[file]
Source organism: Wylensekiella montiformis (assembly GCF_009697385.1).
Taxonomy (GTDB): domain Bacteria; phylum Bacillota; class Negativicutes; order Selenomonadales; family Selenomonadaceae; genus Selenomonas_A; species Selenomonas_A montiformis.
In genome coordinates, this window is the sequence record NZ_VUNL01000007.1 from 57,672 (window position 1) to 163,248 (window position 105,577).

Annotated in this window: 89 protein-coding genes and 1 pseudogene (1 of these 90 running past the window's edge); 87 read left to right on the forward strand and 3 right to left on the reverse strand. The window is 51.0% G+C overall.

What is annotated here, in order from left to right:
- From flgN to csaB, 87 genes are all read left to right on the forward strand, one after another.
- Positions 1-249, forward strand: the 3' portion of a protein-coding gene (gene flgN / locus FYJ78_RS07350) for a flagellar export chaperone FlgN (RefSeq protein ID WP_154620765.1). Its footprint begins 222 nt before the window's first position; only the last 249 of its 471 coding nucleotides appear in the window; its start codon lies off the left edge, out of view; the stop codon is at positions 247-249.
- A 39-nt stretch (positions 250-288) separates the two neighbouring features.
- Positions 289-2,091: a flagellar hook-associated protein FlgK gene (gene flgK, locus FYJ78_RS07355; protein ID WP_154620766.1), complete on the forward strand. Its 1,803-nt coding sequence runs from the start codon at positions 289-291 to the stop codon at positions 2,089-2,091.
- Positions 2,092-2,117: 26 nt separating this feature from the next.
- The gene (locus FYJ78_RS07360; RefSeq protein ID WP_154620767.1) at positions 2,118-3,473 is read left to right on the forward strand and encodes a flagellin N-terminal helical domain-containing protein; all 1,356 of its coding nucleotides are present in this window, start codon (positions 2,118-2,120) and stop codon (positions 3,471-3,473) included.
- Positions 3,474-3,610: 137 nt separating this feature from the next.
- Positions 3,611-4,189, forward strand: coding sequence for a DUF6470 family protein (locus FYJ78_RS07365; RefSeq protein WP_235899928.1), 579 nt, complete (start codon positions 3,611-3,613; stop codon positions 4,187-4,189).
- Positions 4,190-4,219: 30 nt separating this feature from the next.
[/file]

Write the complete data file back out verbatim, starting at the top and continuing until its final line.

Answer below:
Source organism: Wylensekiella montiformis (assembly GCF_009697385.1).
Taxonomy (GTDB): domain Bacteria; phylum Bacillota; class Negativicutes; order Selenomonadales; family Selenomonadaceae; genus Selenomonas_A; species Selenomonas_A montiformis.
In genome coordinates, this window is the sequence record NZ_VUNL01000007.1 from 57,672 (window position 1) to 163,248 (window position 105,577).

Annotated in this window: 89 protein-coding genes and 1 pseudogene (1 of these 90 running past the window's edge); 87 read left to right on the forward strand and 3 right to left on the reverse strand. The window is 51.0% G+C overall.

What is annotated here, in order from left to right:
- From flgN to csaB, 87 genes are all read left to right on the forward strand, one after another.
- Positions 1-249, forward strand: the 3' portion of a protein-coding gene (gene flgN / locus FYJ78_RS07350) for a flagellar export chaperone FlgN (RefSeq protein ID WP_154620765.1). Its footprint begins 222 nt before the window's first position; only the last 249 of its 471 coding nucleotides appear in the window; its start codon lies off the left edge, out of view; the stop codon is at positions 247-249.
- A 39-nt stretch (positions 250-288) separates the two neighbouring features.
- Positions 289-2,091: a flagellar hook-associated protein FlgK gene (gene flgK, locus FYJ78_RS07355; protein ID WP_154620766.1), complete on the forward strand. Its 1,803-nt coding sequence runs from the start codon at positions 289-291 to the stop codon at positions 2,089-2,091.
- Positions 2,092-2,117: 26 nt separating this feature from the next.
- The gene (locus FYJ78_RS07360; RefSeq protein ID WP_154620767.1) at positions 2,118-3,473 is read left to right on the forward strand and encodes a flagellin N-terminal helical domain-containing protein; all 1,356 of its coding nucleotides are present in this window, start codon (positions 2,118-2,120) and stop codon (positions 3,471-3,473) included.
- Positions 3,474-3,610: 137 nt separating this feature from the next.
- Positions 3,611-4,189, forward strand: coding sequence for a DUF6470 family protein (locus FYJ78_RS07365; RefSeq protein WP_235899928.1), 579 nt, complete (start codon positions 3,611-3,613; stop codon positions 4,187-4,189).
- Positions 4,190-4,219: 30 nt separating this feature from the next.